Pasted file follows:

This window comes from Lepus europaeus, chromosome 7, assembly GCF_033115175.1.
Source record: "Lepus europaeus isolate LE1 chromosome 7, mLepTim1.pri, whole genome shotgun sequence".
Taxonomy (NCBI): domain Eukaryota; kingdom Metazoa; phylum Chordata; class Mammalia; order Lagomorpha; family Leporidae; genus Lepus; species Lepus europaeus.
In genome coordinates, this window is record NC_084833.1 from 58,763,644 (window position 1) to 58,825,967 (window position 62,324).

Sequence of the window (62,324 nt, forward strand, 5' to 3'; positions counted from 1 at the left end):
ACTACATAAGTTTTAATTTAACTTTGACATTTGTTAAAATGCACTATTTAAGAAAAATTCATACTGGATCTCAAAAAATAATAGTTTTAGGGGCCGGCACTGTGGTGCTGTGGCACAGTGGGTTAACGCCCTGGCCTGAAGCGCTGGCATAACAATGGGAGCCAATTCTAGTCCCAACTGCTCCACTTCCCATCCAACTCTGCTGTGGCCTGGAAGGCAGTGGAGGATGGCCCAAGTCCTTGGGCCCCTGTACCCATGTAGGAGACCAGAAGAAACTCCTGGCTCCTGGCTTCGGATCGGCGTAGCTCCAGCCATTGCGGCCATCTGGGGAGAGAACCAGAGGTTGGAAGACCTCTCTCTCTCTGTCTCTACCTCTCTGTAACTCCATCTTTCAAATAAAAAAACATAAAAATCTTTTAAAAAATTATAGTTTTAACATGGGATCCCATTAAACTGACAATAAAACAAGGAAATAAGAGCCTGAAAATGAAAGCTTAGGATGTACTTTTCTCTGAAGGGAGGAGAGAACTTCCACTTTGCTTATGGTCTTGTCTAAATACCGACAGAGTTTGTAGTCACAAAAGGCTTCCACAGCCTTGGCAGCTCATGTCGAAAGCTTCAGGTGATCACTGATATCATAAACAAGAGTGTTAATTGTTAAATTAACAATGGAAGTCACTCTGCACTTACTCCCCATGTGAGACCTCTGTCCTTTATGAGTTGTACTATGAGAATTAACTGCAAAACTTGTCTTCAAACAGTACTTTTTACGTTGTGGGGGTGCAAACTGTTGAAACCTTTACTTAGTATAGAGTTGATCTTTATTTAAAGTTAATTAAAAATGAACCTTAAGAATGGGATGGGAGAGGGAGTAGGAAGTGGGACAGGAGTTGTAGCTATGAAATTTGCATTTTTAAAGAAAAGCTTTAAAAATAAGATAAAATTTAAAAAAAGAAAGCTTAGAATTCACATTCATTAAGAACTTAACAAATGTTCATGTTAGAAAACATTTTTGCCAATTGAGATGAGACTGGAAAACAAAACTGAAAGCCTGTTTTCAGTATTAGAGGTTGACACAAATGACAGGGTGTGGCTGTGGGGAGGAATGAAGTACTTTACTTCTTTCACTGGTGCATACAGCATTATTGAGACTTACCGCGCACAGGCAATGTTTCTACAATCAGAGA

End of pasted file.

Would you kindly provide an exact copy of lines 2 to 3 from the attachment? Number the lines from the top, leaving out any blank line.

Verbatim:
Source record: "Lepus europaeus isolate LE1 chromosome 7, mLepTim1.pri, whole genome shotgun sequence".
Taxonomy (NCBI): domain Eukaryota; kingdom Metazoa; phylum Chordata; class Mammalia; order Lagomorpha; family Leporidae; genus Lepus; species Lepus europaeus.